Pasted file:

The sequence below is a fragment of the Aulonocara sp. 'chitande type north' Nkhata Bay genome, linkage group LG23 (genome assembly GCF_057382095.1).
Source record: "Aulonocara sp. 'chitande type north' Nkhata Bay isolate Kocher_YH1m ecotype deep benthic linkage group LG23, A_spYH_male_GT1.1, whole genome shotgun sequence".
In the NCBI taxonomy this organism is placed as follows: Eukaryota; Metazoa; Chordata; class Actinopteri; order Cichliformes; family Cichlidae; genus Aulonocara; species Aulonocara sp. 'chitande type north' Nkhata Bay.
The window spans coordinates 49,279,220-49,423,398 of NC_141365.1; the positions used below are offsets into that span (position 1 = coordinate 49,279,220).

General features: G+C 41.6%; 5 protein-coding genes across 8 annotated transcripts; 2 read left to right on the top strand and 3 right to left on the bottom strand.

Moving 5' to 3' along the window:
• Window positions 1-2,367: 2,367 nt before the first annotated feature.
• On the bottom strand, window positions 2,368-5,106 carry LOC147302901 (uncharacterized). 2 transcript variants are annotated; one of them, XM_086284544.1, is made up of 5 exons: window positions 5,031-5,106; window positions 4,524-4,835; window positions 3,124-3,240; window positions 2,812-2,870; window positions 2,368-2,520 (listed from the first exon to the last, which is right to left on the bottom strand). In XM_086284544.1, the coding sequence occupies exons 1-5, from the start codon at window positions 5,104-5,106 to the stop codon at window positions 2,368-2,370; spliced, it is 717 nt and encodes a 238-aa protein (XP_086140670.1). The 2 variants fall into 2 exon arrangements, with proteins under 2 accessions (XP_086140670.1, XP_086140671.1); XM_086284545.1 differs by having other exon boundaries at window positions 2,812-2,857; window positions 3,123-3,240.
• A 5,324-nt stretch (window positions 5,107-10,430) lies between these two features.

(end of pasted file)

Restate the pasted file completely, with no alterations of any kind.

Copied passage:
The sequence below is a fragment of the Aulonocara sp. 'chitande type north' Nkhata Bay genome, linkage group LG23 (genome assembly GCF_057382095.1).
Source record: "Aulonocara sp. 'chitande type north' Nkhata Bay isolate Kocher_YH1m ecotype deep benthic linkage group LG23, A_spYH_male_GT1.1, whole genome shotgun sequence".
In the NCBI taxonomy this organism is placed as follows: Eukaryota; Metazoa; Chordata; class Actinopteri; order Cichliformes; family Cichlidae; genus Aulonocara; species Aulonocara sp. 'chitande type north' Nkhata Bay.
The window spans coordinates 49,279,220-49,423,398 of NC_141365.1; the positions used below are offsets into that span (position 1 = coordinate 49,279,220).

General features: G+C 41.6%; 5 protein-coding genes across 8 annotated transcripts; 2 read left to right on the top strand and 3 right to left on the bottom strand.

Moving 5' to 3' along the window:
• Window positions 1-2,367: 2,367 nt before the first annotated feature.
• On the bottom strand, window positions 2,368-5,106 carry LOC147302901 (uncharacterized). 2 transcript variants are annotated; one of them, XM_086284544.1, is made up of 5 exons: window positions 5,031-5,106; window positions 4,524-4,835; window positions 3,124-3,240; window positions 2,812-2,870; window positions 2,368-2,520 (listed from the first exon to the last, which is right to left on the bottom strand). In XM_086284544.1, the coding sequence occupies exons 1-5, from the start codon at window positions 5,104-5,106 to the stop codon at window positions 2,368-2,370; spliced, it is 717 nt and encodes a 238-aa protein (XP_086140670.1). The 2 variants fall into 2 exon arrangements, with proteins under 2 accessions (XP_086140670.1, XP_086140671.1); XM_086284545.1 differs by having other exon boundaries at window positions 2,812-2,857; window positions 3,123-3,240.
• A 5,324-nt stretch (window positions 5,107-10,430) lies between these two features.